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Raleigh Criminal Defense Law Blog

You need a strong defense when facing fraud charges

North Carolina readers know that facing criminal charges of any kind can be daunting and frightening. You know that your future is at stake in many ways, but a conviction or guilty plea is never your only option. You have the right and the option to present a strong defense, no matter the nature of the case against you.

If you are facing fraud charges, you would be wise to take your case seriously. You may feel tempted to downplay the serious nature of your case, but a conviction of a white-collar crime could result in time behind bars and a myriad of other consequences. It is prudent to fight fraud charges and actively work to protect your future interests.

Your job may depend on challenging DUI charges

A vehicle, flashing lights and a suspicion that you drove drunk are all it may take to put your job in jeopardy. When the officer pulled you over, your mind may have immediately begun replaying your night. Perhaps you had some drinks with your dinner, but you never thought that you weren't capable of safely driving home.

The officer had a different opinion, however. After field sobriety tests and breath tests, the officer believed he or she had enough probable cause to arrest you. Now you are in the unenviable position of defending yourself against a DUI charge. More than that, you may begin to wonder how this will affect your job.

Criminal conviction could jeopardize your college financial aid

As you undoubtedly know, having a criminal conviction on your record could have a considerable impact on your life. You may feel that this type of issue is not one with which you should concern yourself as a young college student with the rest of your life ahead of you. However, your situation may be the exact reason you should have concerns about potentially facing criminal charges.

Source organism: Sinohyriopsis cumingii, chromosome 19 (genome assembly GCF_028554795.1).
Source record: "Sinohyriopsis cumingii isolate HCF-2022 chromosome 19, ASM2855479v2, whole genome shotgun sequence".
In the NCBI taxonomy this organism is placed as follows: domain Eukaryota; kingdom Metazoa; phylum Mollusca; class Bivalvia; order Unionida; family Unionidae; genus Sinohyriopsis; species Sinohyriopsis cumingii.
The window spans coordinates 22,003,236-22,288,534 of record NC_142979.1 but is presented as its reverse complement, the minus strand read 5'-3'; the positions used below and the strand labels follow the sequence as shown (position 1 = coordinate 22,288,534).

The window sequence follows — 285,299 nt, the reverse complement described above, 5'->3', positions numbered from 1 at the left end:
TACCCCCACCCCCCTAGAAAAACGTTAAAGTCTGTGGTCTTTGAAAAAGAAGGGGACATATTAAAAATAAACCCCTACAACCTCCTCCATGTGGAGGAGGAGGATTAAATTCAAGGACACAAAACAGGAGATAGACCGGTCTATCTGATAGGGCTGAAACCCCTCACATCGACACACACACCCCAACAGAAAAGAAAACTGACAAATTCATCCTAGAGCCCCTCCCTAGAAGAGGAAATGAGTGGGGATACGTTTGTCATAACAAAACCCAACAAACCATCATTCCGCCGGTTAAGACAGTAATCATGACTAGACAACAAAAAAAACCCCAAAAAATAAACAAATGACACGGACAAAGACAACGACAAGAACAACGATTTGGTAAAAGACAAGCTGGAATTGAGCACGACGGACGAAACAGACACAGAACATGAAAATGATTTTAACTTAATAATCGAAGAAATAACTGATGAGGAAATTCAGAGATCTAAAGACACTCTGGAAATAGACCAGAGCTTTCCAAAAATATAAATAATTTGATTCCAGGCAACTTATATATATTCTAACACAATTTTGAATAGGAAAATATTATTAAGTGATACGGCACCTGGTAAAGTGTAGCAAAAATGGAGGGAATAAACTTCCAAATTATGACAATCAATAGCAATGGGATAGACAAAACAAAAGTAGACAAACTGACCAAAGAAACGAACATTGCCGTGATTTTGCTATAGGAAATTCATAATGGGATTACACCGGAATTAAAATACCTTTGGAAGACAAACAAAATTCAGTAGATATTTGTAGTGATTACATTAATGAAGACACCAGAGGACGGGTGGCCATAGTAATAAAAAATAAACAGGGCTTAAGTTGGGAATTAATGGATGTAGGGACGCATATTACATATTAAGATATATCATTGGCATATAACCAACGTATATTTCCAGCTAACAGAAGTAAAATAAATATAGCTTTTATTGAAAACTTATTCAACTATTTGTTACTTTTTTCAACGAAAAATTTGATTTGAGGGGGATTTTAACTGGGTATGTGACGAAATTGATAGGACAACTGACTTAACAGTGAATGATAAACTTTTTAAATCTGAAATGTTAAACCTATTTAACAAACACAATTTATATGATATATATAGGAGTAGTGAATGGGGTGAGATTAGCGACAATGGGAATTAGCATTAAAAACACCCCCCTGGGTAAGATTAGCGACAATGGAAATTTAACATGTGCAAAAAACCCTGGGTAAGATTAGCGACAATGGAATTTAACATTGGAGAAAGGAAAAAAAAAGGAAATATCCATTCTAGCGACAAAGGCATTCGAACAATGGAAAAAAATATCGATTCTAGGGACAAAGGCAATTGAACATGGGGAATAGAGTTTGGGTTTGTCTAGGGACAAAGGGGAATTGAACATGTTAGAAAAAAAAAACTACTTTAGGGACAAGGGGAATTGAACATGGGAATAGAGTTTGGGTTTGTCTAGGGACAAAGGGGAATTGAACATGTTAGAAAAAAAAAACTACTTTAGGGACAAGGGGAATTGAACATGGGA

If you are convicted of a crime at your young age, that mark on your record will follow you for the rest of your life. Additionally, a conviction for a drug crime could result in your losing federal financial aid that you may need to complete your college education. This could lead to your future turning out much differently than you had anticipated.

Too many drinks may ruin a good time and increase DWI risk

At many social gatherings, you and many others in North Carolina choose to consume alcohol as part of the festivities. Often, alcoholic beverages may make you feel loosened up and allow you to feel as if you enjoy yourself more than if you drank only non-alcoholic beverages. However, it may interest you to know that drinking too much alcohol could hamper your good time, as well as put you at risk of a high blood-alcohol concentration level.

The biphasic curve shows how different levels of BAC could impact your feelings and risk of hangover after consuming certain amounts of alcohol. As a result, you may find yourself looking into ways to keep your BAC level low.

Understanding your rights could help deter unnecessary suspicions

Even a routine traffic stop can be an intimidating experience. Perhaps you were travelling a little above the speed limit or had a burnt-out headlight. You could be feeling a bit stressed out over your current situation, but what happens if you suddenly find yourself accused of drunk driving?

When facing accusations of intoxication, remaining calm throughout the procedure is crucial. However, with the severity of the consequences for a DWI conviction, this could be challenging at best, potentially leaving you to wonder if your actions will only make matters worse.

Forensic evidence may not mean case closed

Facing a jury trial can be intimidating. Your future and freedom hinge on convincing 12 strangers of your innocence. If there is forensic evidence against you, you may feel the odds are also against you.